Day one hundred and thirty-four: February 10, 2016: Sapa
Our next eight days were spent traveling around Northern Vietnam. The tour company we ended up going with was Mr. Linh's Adventures. Jonathan initially found Mr. Linh on Google after researching multi-day trips that included visiting Sapa, a place we had heard great things about. After further looking thru reviews and their trip options we ended up choosing Mr. Linh's 8 day/7 night "Off the Beaten Path" trip.
Our guide, Quang, and driver, Thanh, picked us up at our hotel at 8 AM and we hit the road toward Sapa. Recently, the government built a new highway between Hanoi and Sapa, making the drive much easier than the previous windy and narrow road. After we arrived in Sapa, we ate lunch and then quickly checked in to our hotel and headed down a windy road toward Ta Van village, which sits a little over 10 km below Sapa. Along the road we stopped at several viewpoints overlooking the valley. We had read online that it was not uncommon to be mobbed by Black H'mong (one of the local minority groups) children when walking around the Sapa area and that's exactly what happened as we got out to take a look at the view. Typically it's not encouraged to give money or candy to the children. So instead, Quang brought balloons from his side job to entertain the children. He made hearts and flowers for the girls and swords for the boys.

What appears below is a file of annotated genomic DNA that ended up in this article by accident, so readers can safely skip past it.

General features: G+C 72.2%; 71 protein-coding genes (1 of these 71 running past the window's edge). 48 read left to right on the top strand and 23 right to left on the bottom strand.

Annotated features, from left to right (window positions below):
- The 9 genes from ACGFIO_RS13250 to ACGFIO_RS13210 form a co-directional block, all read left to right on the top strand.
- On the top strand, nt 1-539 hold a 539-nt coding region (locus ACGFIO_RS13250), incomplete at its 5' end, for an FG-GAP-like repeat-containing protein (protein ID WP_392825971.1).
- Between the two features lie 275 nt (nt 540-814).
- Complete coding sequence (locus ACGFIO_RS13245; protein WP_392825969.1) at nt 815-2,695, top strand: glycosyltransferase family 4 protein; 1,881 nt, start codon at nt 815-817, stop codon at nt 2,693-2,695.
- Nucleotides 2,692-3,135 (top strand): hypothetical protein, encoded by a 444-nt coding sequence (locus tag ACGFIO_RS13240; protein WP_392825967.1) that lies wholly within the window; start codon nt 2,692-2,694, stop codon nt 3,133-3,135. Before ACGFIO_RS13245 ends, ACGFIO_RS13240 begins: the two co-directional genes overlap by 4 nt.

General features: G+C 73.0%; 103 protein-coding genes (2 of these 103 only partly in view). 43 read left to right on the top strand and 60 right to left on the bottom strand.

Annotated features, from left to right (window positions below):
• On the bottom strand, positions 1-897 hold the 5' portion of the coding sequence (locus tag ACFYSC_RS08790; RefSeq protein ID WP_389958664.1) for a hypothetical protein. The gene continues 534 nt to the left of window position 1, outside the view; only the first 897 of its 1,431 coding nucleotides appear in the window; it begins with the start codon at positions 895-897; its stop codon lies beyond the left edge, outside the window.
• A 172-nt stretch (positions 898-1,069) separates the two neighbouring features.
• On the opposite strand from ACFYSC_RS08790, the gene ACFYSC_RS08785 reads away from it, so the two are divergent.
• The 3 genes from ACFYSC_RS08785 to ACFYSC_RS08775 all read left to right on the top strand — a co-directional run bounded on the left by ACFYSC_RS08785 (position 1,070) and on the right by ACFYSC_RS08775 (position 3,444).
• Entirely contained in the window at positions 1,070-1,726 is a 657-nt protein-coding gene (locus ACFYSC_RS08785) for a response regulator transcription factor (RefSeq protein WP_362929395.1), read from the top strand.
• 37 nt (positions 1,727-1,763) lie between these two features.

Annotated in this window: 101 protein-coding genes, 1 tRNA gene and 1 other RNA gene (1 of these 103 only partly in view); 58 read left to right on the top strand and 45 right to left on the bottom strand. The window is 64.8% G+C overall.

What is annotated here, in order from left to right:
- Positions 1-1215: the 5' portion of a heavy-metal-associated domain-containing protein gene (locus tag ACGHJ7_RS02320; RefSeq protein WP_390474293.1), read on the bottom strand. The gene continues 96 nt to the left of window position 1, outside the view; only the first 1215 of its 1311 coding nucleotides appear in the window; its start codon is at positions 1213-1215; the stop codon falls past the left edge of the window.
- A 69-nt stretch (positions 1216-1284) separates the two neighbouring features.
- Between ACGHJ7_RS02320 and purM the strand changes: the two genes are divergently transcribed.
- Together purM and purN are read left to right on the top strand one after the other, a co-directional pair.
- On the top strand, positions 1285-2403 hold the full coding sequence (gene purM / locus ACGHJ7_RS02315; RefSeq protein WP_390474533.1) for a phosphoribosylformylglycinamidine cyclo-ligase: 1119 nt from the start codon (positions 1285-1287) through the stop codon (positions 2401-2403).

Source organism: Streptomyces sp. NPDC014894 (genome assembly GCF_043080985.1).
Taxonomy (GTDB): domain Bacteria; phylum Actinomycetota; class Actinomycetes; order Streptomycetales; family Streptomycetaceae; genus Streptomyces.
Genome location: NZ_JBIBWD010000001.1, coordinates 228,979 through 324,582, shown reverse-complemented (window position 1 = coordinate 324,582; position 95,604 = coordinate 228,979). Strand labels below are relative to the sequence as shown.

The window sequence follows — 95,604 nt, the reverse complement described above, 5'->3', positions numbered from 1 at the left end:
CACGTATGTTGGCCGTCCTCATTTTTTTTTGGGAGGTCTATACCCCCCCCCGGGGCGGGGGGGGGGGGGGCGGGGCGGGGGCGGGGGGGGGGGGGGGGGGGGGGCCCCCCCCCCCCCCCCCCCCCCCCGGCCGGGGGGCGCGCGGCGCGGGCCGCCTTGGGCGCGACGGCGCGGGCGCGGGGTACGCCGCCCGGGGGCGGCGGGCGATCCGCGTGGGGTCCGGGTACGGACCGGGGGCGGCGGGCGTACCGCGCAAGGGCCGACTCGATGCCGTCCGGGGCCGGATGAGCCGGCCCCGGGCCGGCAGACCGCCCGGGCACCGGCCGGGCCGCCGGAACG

Batad and Banaue in the Philippines were incredible and our first time seeing extensive rice terraces built into steep hillsides. Seeing Sapa, it became ever so clear that the Igorots in the Philippines were not the only ones creating these amazing landscapes. The word "impressive" doesn't even begin to describe this area.
Thanh ped us off at the edge of the village and we walked thru the village and its surrounding areas before getting picked up to head back to Sapa.
As we waited for Thanh to pick us up, we sat and watched a group of young boys playing a game of football (soccer), truly the world's sport.
After we were ped off at our hotel for a break to rest, we walked around Sapa looking for a place to buy some authentic handicrafts. As we had walked around Ta Van and Sapa we had admired the intricate cross stitching and dye patterns on the clothing of the different ethnic minority groups. Luckily, we happened upon the store Indigo Cat, owned by a local Black H'mong woman and her Swiss husband. All the products they sold were designed by her and made by her, her family and other locals from surrounding villages. As we browsed thru blankets, she showed us comparisons between what other shops were selling and those in her store pointing out details that we would not have noticed with our own eyes. Some used backings that made it look like cross stitching, but was actually not. Printed materials were also used that were not truly dyed by hand. Finally we decided to buy a blanket, a few pillow cases, and several bags. Some of the larger items, like the blankets, she said take at least one year to complete due to the small details and everything being hand done.